In this sixth post in my learn to crochet series, we’re actually going to learn how to crochet a chain! How exciting is that! You are really moving along on this little crochet journey!
To bring you up to speed, so far in this learn to crochet series, I’ve shared:
- Crochet Terms and Abbreviations (a free printable chart)
- Basic Supplies Needed to Crochet
- How to Hold a Crochet Hook
- How to Make a Slip Knot
- How to Hold Crochet Yarn
- How to Crochet a Chain
Materials Used in this Tutorial
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Before we begin, you’ll want to make sure you have the following supplies on hand so you can follow along with this crochet tutorial:
- Yarn – Any yarn will do, but I’ve found the easiest to work with, especially for beginners, is worsted weight yarns like Wool-Ease. You may also want to choose a light color as it is harder to see your stitches with dark yarns. At least for learning, you’ll want to choose a light colored yarn.
- Crochet Hook – If you’re just starting out, it may be easier for you to learn to crochet using a larger hook. I recommend learning with a size H (5.0mm) crochet hook, like this ergonomic hook from Clover. This hook is large enough that you can see the individual stitches.
- Scissors – You’ll find that having a small pair of scissors on hand will be an essential tool as you begin to work on crochet projects. I usually just have a little 5″ pair of these Fiskars scissors on hand, but any small pair will work just fine!
Why It’s Important to Learn How to Crochet a Chain
If you are reading this post, I am sooo excited for you! I remember when I learned how to crochet. As I shared before, my mother taught me how to crochet and it’s a memory and skill that I cherish to this very day. Once I learned how to hold the crochet hook, how to hold the crochet yarn (talk about awkward!) and how to make a slip knot, I was finally able to move on to learning how to crochet a chain. I like to think I became a champion chain crocheter!
See, my mom had a simple philosophy – master one skill before moving on to the next. So I made chains. Lots of chains. I could probably wrap the chains I crocheted completely around our house (several times). But practicing the crochet chains did more than teach me how to make a chain. It was an exercise that got me familiar and comfortable with holding my crochet hook, working with the yarn, and making chains that were consistent in size. Don’t ever underestimate the importance of crocheting a chain!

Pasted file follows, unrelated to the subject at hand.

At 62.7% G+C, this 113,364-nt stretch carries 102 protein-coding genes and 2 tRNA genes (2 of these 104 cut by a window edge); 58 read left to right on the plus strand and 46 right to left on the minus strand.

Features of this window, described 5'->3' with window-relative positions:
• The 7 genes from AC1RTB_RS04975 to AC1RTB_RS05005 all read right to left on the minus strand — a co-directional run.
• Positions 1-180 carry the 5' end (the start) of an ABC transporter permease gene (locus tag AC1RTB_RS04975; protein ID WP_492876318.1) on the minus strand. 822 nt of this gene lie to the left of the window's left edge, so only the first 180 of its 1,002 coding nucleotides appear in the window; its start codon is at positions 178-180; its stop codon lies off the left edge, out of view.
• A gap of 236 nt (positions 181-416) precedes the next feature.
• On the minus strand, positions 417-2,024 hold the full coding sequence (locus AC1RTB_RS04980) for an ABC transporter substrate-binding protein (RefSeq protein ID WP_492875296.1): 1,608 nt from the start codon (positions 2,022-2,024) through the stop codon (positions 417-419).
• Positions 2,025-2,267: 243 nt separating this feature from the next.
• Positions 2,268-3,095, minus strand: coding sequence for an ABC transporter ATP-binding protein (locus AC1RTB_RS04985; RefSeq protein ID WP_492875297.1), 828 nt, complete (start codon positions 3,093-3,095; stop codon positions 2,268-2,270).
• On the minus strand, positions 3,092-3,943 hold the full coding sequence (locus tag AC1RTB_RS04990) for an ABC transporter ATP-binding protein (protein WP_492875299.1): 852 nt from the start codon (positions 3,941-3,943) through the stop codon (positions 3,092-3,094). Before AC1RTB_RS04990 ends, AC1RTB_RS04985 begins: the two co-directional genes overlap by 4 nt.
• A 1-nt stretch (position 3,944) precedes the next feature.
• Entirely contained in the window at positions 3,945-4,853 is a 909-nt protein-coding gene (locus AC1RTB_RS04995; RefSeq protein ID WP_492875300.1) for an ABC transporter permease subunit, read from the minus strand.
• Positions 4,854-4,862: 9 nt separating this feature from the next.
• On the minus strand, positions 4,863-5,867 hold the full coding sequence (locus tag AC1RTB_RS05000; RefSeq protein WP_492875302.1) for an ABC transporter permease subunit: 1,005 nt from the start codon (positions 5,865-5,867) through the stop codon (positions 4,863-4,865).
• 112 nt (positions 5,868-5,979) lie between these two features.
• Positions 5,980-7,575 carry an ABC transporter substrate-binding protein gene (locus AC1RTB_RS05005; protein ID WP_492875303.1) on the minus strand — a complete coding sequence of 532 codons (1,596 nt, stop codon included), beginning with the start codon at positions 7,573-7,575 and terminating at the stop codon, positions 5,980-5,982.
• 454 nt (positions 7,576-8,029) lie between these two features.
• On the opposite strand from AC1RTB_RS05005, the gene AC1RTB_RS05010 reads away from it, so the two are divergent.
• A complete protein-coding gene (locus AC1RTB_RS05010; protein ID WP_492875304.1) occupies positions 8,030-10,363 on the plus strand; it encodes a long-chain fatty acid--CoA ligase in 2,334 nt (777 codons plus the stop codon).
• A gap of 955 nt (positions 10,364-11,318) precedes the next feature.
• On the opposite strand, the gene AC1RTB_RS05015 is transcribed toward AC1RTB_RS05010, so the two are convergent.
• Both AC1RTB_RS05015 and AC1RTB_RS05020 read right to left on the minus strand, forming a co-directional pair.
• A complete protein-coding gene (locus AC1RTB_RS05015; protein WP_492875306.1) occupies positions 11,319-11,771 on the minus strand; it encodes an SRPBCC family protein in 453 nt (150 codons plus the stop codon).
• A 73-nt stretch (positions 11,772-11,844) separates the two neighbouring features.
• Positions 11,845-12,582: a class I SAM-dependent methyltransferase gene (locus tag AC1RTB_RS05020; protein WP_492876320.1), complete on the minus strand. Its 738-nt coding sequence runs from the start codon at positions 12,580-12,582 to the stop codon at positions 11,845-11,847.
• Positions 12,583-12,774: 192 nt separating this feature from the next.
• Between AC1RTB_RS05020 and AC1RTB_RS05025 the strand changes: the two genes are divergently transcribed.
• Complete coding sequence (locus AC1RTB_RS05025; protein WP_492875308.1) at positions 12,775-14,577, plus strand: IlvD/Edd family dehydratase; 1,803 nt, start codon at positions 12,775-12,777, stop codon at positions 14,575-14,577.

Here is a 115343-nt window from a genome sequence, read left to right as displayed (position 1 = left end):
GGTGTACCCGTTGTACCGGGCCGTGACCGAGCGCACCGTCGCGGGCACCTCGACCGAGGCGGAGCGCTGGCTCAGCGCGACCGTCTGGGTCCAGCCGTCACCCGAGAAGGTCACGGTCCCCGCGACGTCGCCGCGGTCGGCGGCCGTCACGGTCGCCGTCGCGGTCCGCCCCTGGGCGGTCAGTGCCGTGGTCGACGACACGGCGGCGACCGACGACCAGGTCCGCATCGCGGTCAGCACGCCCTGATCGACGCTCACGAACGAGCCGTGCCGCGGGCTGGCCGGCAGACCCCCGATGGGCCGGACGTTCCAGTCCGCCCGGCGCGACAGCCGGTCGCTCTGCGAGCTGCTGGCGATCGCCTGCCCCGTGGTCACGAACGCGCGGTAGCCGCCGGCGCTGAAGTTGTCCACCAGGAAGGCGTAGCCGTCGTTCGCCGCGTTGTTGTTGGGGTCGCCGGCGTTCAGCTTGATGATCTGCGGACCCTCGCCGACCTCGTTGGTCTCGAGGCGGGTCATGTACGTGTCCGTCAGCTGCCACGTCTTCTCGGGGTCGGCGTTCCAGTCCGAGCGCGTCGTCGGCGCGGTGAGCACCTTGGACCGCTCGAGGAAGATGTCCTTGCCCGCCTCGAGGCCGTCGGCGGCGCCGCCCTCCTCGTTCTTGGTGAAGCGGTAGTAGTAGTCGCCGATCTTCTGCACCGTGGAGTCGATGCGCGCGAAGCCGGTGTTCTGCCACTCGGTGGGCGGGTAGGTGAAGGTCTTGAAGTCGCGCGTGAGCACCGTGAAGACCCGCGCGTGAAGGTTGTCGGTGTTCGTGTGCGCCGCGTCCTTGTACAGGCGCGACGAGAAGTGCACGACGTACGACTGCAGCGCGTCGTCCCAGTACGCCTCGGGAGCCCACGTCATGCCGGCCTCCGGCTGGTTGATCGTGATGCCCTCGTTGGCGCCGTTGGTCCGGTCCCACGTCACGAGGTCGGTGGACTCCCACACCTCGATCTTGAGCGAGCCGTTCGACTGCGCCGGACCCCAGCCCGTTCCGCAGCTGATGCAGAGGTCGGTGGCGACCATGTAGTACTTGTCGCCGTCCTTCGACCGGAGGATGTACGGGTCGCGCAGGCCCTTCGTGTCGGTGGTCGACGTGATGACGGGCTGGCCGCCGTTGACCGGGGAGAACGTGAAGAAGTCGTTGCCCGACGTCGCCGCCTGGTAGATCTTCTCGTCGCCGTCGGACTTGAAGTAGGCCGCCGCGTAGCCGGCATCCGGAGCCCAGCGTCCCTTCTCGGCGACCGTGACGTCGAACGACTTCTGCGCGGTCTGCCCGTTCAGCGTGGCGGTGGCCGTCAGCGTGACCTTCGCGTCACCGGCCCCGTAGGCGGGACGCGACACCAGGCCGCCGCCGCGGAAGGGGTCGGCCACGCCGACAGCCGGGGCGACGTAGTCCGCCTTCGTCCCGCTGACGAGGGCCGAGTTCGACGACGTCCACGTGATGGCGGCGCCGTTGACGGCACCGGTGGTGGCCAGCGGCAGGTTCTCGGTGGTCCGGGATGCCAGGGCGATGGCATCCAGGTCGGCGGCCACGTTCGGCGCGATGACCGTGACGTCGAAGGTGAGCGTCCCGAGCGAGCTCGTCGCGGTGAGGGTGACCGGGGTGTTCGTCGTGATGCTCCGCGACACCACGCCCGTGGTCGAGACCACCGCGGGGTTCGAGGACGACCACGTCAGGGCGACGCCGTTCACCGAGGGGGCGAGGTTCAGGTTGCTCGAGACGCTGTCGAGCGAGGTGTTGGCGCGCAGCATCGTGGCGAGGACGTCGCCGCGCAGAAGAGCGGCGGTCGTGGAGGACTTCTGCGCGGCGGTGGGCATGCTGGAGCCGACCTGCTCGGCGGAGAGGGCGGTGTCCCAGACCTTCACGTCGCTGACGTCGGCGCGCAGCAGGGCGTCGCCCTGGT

Plus, as we discussed last week, a chain is the foundation to most crochet projects! Let’s get started…
How to Crochet a Chain
Crochet usually begins with a series of chain stitches called a beginning or foundation chain. As you may remember from last week, the chain stitch is the foundation stitch to most crochet projects and the slip knot is the cornerstone to this foundation stitch. You can learn how to make a slip knot here. When you read a crochet pattern or instructions, the term “chain” is usually abbreviated “ch”. For example:
Row 1 (right side): Sc in 2nd ch from hook, *skip next 3 ch, sc in next ch; repeat from * 5 times, skip next 3 ch, sc in last ch, turn.
In the above example, this project begins with a chain of 30. So, you would start this project out with a slip knot on your crochet hook, followed by 30 chain stitches. You’ll also notice that the abbreviation (ch) for chain is also used in both the reference to the beginning chain (Ch 30) and in Row 1 to indicate the first stitch, single crochet (sc) in the 2nd ch (chain) from the hook.
As you can see, learning how to chain and how to count chains is important. You want to make sure you are starting your project off with the correct number of stitches! Crocheting a chain is super easy. The key is learning to create stitches that are consistent in size. The best way to accomplish this is practice, practice, practice!
There are just four easy steps to crocheting a chain:
- Start with a slip knot on your crochet hook.
- Wrap yarn around hook (this is called “yarn over”).
(Please ignore my chipped nail polish. So embarrassing!)
- Pull yarn through loop on your hook.
- Chain made. Continue steps 1-3 until you’ve crocheted the desired number of chain stitches.
That seems pretty easy, right?! Seriously. The best possible way for you to become comfortable with crocheting a chain is to practice making chains. Just keep practicing it over and over until it feels natural and your stitches are consistent in size.
Here’s a little video that will help to demonstrate these steps:
If you found this video helpful, you might want to subscribe to my YouTube channel. I actually make videos available there before I share them here on the blog, so you’ll be the first to know and a step ahead!
Since you’ve armed yourself with your crochet terms printable cheat sheet, have your basic crochet supplies purchased, have learned how to hold a crochet hook, how to hold crochet yarn and how to make a slip knot, and even how to crochet a chain, you’re ready to move on learning how to single crochet. See, I told you that you’d be crocheting up a storm in no time!
By the way, if you have questions, feel free to leave them in the comments below. I’ll be glad to try to answer and assist you in your crochet journey!